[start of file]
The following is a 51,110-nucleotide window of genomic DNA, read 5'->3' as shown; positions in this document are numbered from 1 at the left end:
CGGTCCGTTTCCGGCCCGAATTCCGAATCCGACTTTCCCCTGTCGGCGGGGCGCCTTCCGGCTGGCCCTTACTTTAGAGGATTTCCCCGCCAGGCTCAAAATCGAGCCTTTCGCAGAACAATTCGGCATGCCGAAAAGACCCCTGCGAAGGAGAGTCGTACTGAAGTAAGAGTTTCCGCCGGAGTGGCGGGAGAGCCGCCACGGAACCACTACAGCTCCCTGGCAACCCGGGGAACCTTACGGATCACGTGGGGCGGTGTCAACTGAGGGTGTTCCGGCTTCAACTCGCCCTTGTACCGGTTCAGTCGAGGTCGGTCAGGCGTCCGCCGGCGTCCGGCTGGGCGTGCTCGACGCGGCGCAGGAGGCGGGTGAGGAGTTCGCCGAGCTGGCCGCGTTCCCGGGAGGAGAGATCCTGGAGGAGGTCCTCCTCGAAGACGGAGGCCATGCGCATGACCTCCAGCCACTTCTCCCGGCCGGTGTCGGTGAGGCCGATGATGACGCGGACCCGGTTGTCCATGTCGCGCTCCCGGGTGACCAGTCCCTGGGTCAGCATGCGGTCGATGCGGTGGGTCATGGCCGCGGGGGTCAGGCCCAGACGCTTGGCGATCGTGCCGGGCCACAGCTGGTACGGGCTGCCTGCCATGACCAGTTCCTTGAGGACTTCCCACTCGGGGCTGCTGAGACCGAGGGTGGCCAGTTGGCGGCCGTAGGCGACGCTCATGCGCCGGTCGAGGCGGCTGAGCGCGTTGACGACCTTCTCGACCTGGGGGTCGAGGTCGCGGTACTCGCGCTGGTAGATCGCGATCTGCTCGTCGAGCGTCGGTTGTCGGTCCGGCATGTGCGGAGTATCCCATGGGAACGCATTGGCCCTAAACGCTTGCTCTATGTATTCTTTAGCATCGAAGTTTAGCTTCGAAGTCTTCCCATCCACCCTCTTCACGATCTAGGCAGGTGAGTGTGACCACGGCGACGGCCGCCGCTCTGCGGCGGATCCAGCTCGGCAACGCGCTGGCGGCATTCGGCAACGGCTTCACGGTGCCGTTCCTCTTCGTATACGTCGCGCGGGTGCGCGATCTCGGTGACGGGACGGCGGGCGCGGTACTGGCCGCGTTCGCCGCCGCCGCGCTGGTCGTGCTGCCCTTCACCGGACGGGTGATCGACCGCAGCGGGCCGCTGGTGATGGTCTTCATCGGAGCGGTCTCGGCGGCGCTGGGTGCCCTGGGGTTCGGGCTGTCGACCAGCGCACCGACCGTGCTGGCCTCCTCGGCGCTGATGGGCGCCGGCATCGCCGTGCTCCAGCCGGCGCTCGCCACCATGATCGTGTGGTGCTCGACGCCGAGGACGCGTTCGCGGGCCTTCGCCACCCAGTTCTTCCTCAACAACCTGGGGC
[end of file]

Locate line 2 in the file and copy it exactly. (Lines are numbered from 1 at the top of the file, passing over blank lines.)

CGGTCCGTTTCCGGCCCGAATTCCGAATCCGACTTTCCCCTGTCGGCGGGGCGCCTTCCGGCTGGCCCTTACTTTAGAGGATTTCCCCGCCAGGCTCAAAATCGAGCCTTTCGCAGAACAATTCGGCATGCCGAAAAGACCCCTGCGAAGGAGAGTCGTACTGAAGTAAGAGTTTCCGCCGGAGTGGCGGGAGAGCCGCCACGGAACCACTACAGCTCCCTGGCAACCCGGGGAACCTTACGGATCACGTGGGGCGGTGTCAACTGAGGGTGTTCCGGCTTCAACTCGCCCTTGTACCGGTTCAGTCGAGGTCGGTCAGGCGTCCGCCGGCGTCCGGCTGGGCGTGCTCGACGCGGCGCAGGAGGCGGGTGAGGAGTTCGCCGAGCTGGCCGCGTTCCCGGGAGGAGAGATCCTGGAGGAGGTCCTCCTCGAAGACGGAGGCCATGCGCATGACCTCCAGCCACTTCTCCCGGCCGGTGTCGGTGAGGCCGATGATGACGCGGACCCGGTTGTCCATGTCGCGCTCCCGGGTGACCAGTCCCTGGGTCAGCATGCGGTCGATGCGGTGGGTCATGGCCGCGGGGGTCAGGCCCAGACGCTTGGCGATCGTGCCGGGCCACAGCTGGTACGGGCTGCCTGCCATGACCAGTTCCTTGAGGACTTCCCACTCGGGGCTGCTGAGACCGAGGGTGGCCAGTTGGCGGCCGTAGGCGACGCTCATGCGCCGGTCGAGGCGGCTGAGCGCGTTGACGACCTTCTCGACCTGGGGGTCGAGGTCGCGGTACTCGCGCTGGTAGATCGCGATCTGCTCGTCGAGCGTCGGTTGTCGGTCCGGCATGTGCGGAGTATCCCATGGGAACGCATTGGCCCTAAACGCTTGCTCTATGTATTCTTTAGCATCGAAGTTTAGCTTCGAAGTCTTCCCATCCACCCTCTTCACGATCTAGGCAGGTGAGTGTGACCACGGCGACGGCCGCCGCTCTGCGGCGGATCCAGCTCGGCAACGCGCTGGCGGCATTCGGCAACGGCTTCACGGTGCCGTTCCTCTTCGTATACGTCGCGCGGGTGCGCGATCTCGGTGACGGGACGGCGGGCGCGGTACTGGCCGCGTTCGCCGCCGCCGCGCTGGTCGTGCTGCCCTTCACCGGACGGGTGATCGACCGCAGCGGGCCGCTGGTGATGGTCTTCATCGGAGCGGTCTCGGCGGCGCTGGGTGCCCTGGGGTTCGGGCTGTCGACCAGCGCACCGACCGTGCTGGCCTCCTCGGCGCTGATGGGCGCCGGCATCGCCGTGCTCCAGCCGGCGCTCGCCACCATGATCGTGTGGTGCTCGACGCCGAGGACGCGTTCGCGGGCCTTCGCCACCCAGTTCTTCCTCAACAACCTGGGGC